College of Fine Arts Changing with the Times


Kiffer Creveling

Art exhibits on display at the Winter Farmers Market at the Rio Grande Depot on Saturday, January 30, 2016

By Holly Vasic

The College of Fine Arts at the University of Utah is looking forward to another year to serve students and faculty, provide opportunities and create unique experiences. Due to generous donors, scholarships, tuition and fees and other monetary gains that are redistributed to each school, the College of Fine Arts is able to give its students a quality education. All five schools within the college have a similar goal — to keep growing.

The College of Fine Arts is constantly developing to keep up with the changing tides. The School of Dance, which combined the ballet and modern dance departments, just completed its first year. Luc Vanier, founding director, comes from a background of professional ballet and academics. He said his experience has given him the ability to understand both modern dance and ballet, and he understands research and teaching. His specific interests involves dance and technology.

“My research has been on technology, how technology affects the body, how we think about the body and how that affects our interaction with technology” Vanier said.

Vanier has personal ambitions for the School of Dance, but due to its newness, he’s just hoping to start a conversation.

“What they’ve done up until now has been excellent,” Vanier said. “The ballet program is one of a few in the country. People come far and wide to study ballet at the University of Utah.”

The majors within the School of Dance are designed to work with a double major. Some dancers want to focus on dance, and others are more academically inclined, either way Vanier is happy to have them. He foresees a future in which choreographers and psychologists can have joint ventures in research, where surgeons can use their dance education to deepen their understanding of movement and where professional dancers can have a degree.

The School of Dance also puts on several productions during the year to raise funds for the department and summer dance intensives. The School of Music also puts on many productions during the year.

Miguel Chuaqui, director of the School of Music, clarified that the monetary gains “play a very small part in the budget.” The disbursement from the College of Fine Arts is where most of the expendables come from.The School of Music has many goals, but its primary goal is getting students involved in the local music scene and getting them networking.

“The more connections [they] have in the community the easier it will be for them,” Chuaqui said. “Luckily, our faculty is very well respected and can open these doors.”

There are about 300 productions done by the school each year, and the half a million dollars spent on them prepares students for their futures. Luckily enough, Chuaqui is a composer with a major in music and math, so he comes from a place that can navigate the waters of accounting, and he can be an advocate for the students’ education within the school. Just as the School of Music encourages networking, the School of Theatre sends its students out to work with unofficial partners such as the Pioneer Theater Company. Gage Williams, the Theatre Department chair, likes the idea of students connecting with the right people through internships and other low paying positions. Once they graduate, they will know who can help launch their careers.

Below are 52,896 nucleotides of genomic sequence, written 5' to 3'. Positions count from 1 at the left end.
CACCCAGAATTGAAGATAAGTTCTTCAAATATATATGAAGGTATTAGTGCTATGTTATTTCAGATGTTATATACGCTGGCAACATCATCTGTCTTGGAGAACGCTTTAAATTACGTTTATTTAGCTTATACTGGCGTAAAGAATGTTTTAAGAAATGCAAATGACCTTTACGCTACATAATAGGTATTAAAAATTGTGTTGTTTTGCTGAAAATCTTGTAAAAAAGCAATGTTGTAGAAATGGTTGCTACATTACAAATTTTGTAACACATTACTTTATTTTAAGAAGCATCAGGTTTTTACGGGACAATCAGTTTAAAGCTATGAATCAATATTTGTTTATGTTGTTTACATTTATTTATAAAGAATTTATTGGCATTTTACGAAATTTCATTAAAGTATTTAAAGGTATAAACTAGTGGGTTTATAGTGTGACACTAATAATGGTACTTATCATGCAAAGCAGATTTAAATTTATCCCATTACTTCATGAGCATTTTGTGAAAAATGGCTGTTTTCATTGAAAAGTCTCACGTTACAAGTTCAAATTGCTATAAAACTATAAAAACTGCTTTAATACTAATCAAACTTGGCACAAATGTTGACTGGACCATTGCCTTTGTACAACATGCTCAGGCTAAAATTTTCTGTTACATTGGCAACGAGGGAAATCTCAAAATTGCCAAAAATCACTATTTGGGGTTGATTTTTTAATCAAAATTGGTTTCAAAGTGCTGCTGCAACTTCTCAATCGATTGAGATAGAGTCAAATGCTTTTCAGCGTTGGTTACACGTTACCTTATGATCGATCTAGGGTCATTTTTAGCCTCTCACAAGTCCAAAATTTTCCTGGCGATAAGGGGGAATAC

One of the most exciting things going on at the School of Theatre right now is musicals, according to Williams.

“Seven years ago we reinstituted the musical theatre program and that’s been huge,” he said.

The biggest problem the school is facing is a lack of audience space, because the audience the productions are bringing in are too big for the current venue. The School of Theatre’s goal over the next couple of years is to build a space that can fit all their students and faculty, classrooms and a place for the audience. A proscenium is what Williams has in mind with a space for the orchestra. Williams explained they do not have an official capital campaign yet, but they are working on it and seeking interested donors.The School of Film has similar ambitions in mind.

“We’d like to fix up our spaces, we’d like to remodel the building that carries our name, we’d like to expand our faculty [and] we’d always like to expand our facility” said Kevin Hanson, School of Film and Media chair.

Another focus for the School of Film is technology, new and old. The school is trying to get certified as a Kodak exhibition theatre, so it is hoping to add more classes where students can shoot on 16mm film.

The College of Fine Arts loves when the schools within collaborate with one another.

“We have the only film school in the region, that I know of, that has a partnership with dance, so we have a very vibrant screen dance community,” Hanson explained.

The College of Fine Arts is growing, and it has many opportunities for students, graduates, performers and observers.

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